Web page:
Dudh Koshi Valley from Tengboche
I mistook the trail to the right on exit from the monastry at Tangboche as the trail to the village lower down and stumbled upon this little patch of barren land on the side of the valley looking down at Dudh Koshi. Behind me are piles of rubbish waiting to be disposed of while right in front is the view of some of the landmarks of this part of the Himalayas, from left to right respectively are: Taboche, Nuptse, Everest (just the very tip), Lhotse and the thumb-like Ama Dablam.
At 3867m Tengboche Monastry is one of the highest Buddhist monastry in the region. Flanked by the thu...
It was nightfall already and I hadn't quite made it to Tengboche Monastry yet - my original plan as I...
There is an alternative steeper trail at the entrance to Pangboche that leads to a twin Stupas locate...
Pangboche is the first major settlement after the Monastry of Tengboche and is normally a convenient ...
This is the helicoptor pad outside the famed Everest View Hotel where each room is equipped with an o...
Without doubt this modest ho(s)tel boasts one of the best view in the world - situated above the now ...
Nepal lies between India and China and it contains Mt. Everest, the tallest mountain in the world. The Himalayas here are pretty rugged terrain.
The first civilizations here date to 600 BC in the Kathmandu valley, where the capital is now located. According to Buddhist tenets, the Buddha was born here in 563 BC, incarnating as Prince Siddhartha Gautama and leading the world to enlightenment through liberation from suffering. Many small temples and shrines like this one exist for Buddhists to stop and offer prayers.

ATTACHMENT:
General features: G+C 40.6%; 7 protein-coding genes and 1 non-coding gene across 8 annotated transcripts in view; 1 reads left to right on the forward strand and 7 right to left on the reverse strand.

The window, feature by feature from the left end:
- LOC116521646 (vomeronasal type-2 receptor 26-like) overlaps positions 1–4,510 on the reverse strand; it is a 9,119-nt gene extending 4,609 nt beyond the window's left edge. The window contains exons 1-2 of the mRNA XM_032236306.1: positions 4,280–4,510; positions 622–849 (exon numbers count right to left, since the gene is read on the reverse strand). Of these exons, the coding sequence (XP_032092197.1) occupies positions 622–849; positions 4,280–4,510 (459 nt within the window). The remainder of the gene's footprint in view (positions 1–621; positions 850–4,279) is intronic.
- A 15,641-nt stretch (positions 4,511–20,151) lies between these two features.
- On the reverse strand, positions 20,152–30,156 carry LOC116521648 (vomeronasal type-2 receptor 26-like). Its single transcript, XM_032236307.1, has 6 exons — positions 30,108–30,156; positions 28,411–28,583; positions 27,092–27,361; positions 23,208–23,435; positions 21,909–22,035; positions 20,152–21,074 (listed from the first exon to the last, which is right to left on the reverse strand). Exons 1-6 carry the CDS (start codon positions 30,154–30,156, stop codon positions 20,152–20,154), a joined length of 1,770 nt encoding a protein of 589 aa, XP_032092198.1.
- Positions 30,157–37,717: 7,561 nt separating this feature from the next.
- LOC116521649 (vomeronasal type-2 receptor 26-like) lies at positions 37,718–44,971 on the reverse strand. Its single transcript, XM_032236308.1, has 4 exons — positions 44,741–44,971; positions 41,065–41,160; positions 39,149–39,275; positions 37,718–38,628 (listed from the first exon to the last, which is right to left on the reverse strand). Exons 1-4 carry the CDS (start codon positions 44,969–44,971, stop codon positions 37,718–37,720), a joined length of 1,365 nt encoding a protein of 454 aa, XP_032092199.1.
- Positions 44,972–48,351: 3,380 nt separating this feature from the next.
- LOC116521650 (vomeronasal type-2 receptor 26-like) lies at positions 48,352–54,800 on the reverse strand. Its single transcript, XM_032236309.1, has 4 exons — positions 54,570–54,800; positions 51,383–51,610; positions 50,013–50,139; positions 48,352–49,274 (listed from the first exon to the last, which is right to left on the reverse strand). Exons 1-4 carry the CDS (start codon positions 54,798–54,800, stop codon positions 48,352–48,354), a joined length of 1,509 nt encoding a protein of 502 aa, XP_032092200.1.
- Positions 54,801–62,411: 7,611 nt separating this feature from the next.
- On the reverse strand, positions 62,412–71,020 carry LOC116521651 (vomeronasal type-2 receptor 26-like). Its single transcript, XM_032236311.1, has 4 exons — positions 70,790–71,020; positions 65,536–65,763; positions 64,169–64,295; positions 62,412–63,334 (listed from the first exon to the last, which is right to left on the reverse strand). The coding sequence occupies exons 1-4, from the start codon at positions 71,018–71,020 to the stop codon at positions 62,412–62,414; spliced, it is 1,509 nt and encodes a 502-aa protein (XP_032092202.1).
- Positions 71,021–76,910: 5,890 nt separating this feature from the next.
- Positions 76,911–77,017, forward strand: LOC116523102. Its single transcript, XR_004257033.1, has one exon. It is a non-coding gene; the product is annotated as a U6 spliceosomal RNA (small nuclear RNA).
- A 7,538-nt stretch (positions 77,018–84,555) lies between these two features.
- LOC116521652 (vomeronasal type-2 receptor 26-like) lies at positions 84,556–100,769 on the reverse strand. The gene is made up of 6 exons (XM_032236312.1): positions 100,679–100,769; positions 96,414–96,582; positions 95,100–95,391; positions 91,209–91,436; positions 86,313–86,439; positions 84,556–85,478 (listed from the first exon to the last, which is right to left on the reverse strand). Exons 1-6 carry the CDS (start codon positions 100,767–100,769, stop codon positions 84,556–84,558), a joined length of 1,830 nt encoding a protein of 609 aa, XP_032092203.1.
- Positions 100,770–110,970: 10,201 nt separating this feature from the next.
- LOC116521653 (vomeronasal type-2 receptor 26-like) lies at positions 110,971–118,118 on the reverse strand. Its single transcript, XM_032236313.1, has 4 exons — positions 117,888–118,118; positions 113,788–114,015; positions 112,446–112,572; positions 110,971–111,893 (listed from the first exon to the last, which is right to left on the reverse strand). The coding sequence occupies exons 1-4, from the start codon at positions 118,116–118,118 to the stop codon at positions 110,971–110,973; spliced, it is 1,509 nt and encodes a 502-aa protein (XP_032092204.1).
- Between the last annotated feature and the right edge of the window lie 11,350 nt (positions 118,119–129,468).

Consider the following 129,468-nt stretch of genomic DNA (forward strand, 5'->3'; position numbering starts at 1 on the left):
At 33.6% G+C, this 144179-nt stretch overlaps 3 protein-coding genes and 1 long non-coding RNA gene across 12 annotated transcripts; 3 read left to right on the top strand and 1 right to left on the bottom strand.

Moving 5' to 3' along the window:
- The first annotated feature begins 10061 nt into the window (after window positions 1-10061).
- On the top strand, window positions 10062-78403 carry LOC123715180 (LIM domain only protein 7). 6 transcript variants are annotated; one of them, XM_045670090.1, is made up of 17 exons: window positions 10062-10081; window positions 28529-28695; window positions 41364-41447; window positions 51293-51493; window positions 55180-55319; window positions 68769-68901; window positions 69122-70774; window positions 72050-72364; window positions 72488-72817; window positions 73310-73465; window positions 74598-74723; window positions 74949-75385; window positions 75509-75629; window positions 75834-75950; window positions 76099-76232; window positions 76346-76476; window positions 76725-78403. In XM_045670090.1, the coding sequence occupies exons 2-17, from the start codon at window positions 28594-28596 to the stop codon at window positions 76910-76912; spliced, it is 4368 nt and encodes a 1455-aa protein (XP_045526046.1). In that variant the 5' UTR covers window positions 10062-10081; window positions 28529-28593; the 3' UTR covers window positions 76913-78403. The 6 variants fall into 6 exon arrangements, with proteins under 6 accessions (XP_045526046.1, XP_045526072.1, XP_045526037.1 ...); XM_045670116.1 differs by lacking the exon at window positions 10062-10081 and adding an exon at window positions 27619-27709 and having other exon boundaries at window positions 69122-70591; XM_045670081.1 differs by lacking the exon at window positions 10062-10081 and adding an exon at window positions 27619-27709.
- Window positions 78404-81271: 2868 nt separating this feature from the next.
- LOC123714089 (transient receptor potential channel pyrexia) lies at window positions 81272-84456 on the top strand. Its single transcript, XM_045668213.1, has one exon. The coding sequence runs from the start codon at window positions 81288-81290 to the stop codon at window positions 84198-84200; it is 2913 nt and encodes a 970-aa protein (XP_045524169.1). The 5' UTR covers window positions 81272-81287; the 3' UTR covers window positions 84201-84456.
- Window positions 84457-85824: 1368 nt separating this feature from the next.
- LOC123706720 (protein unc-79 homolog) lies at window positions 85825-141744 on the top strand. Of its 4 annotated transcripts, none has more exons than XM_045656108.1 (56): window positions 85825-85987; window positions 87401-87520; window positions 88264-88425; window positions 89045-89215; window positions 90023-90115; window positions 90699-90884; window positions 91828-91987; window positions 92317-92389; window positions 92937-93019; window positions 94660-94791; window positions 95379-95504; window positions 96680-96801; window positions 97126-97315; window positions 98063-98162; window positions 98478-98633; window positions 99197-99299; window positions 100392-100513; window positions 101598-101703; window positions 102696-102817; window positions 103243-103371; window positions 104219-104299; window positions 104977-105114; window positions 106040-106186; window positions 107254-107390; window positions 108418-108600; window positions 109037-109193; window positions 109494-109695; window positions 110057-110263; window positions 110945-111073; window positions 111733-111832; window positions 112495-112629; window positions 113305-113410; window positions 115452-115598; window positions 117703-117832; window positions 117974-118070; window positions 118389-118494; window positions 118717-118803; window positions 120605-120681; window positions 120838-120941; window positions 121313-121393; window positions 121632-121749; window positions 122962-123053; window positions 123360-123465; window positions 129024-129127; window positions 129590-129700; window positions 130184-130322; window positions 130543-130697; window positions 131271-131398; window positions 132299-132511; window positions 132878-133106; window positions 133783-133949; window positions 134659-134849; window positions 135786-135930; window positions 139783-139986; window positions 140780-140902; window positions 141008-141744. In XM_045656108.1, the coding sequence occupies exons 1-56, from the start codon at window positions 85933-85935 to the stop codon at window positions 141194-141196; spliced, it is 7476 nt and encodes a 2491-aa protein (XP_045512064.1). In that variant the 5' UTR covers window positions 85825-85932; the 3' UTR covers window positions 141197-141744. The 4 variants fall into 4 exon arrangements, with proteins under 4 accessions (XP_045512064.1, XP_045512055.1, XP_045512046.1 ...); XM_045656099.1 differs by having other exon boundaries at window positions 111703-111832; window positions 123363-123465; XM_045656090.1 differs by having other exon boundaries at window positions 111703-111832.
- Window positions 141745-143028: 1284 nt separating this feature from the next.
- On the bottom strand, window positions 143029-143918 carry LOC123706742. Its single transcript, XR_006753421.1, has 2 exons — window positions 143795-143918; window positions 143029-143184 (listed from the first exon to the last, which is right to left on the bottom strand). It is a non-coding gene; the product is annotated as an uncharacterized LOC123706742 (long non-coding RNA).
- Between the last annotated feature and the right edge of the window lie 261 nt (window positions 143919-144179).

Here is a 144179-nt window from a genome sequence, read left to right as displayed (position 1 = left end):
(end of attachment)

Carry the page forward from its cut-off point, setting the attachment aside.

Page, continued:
Early support of Buddhism gradually gave way to Hinduism and today Nepal is the world's only Hindu monarchy. The kingdom of Nepal was united in 1768 by King Prithvi Narayan Shah, who fled the Moghul invasions of India. Soon after that there was a period of conflict with the British East India Company leading to a treaty recognizing the independence of Nepal -- in 1923!
After WWII Nepal was ruled by monarchy but it arrived at the 1990's split by an official ban on political parties. Intense protest by the pro-democracy movement and the Maoist guerrilla Communist movement led to free elections in 1991, only to be followed by violence between the Nepalese government and Maoist guerillas.
Since the turn of the millennium there have been several important steps taken in the peace process, including a new Constitution for Nepal and a cease fire agreement with the rebels. A compromise government was achieved whereby a Maoist was elected prime minister without his taking control of the armed forces of the country.
At the time of this writing it has been one week since the compromise government has collapsed. We offer our hopes that the citizens and government of this beautiful country will come to a peaceful agreement soon.
Text by Steve Smith.